Saturday, 5 November 2011

Moscow to mark Day of National Unity

Muscovites have been promised road closures and a cold snap for the coming long weekend.

Lower temperatures and thousands-strong mass events are set to descend upon the city – all of which is to be accompanied by sunny weather.

Motorists have been recommended not only to check their routes for street closures on Friday, but also on Monday, Nov. 7, when city center will be closed to cars due to a military parade held on Red Square.

Roads closures have been planned only in the Lyublino district, where one of this year’s two Russian Marches is to mark the Day of National Unity on Nov. 4. A stretch of Ulitsa Pererva between Belorechenskaya Ulitsa and Lyublinskaya Ulitsa from 11 am to 4:30 pm is to be closed, according to Moscow road police, RIA Novosti reported.

But if nationalists, backed by anti-corruption blogger Alexei Navalny, claim their event will draw up to 5,000 people, pro-Kremlin youth movement Nashi are hoping to see up to 12,000 people at VVTs where it is holding its version of the nationalists’ gathering.

Antifascists have less-optimistic forecasts – expecting some 500 people for their March of Equality on the same day on Naberezhnaya Tarasa Shevchenko in the western part of the city.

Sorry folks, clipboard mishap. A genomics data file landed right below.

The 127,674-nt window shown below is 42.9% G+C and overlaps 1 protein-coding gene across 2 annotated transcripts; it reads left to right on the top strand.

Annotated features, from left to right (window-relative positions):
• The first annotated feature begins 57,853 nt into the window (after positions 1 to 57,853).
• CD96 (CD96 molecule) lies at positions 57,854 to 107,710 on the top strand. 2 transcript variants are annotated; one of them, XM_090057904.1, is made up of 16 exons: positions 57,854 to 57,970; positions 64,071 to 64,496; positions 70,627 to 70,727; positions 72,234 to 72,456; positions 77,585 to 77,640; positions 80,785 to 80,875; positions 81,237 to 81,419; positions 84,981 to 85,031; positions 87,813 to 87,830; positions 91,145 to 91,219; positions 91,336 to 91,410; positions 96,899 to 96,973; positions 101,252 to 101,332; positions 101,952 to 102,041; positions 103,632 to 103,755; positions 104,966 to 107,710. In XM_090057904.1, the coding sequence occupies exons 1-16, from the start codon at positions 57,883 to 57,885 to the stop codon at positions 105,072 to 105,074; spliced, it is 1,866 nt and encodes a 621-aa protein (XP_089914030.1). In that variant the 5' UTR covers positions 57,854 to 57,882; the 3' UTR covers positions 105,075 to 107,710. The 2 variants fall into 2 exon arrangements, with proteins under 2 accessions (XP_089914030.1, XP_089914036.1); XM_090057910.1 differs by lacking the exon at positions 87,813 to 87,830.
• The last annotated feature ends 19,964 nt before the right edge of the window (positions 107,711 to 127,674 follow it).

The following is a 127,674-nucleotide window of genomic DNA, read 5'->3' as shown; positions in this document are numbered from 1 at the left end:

Altogether, 18 rallies have been authorized in Moscow,

The Day of National Unity became a national holiday in 2005, but according to a survey from last year most Russians struggle to name the reason for the celebration.

The country, however, is used to an extra day off in November since the 7th day of the month was an annual celebration of the Socialist Revolution of 1917.

And this year, those who miss demonstrations from the Soviet era will have a chance to mark the date by watching a parade to commemorate the 70th anniversary of the parade held in 1941 to mark 24 years since October revolution and boost public morale as the German forces approached.

The October revolution, despite its name, has always been celebrated in November, as Russia switched to the Gregorian calendar in 1918.

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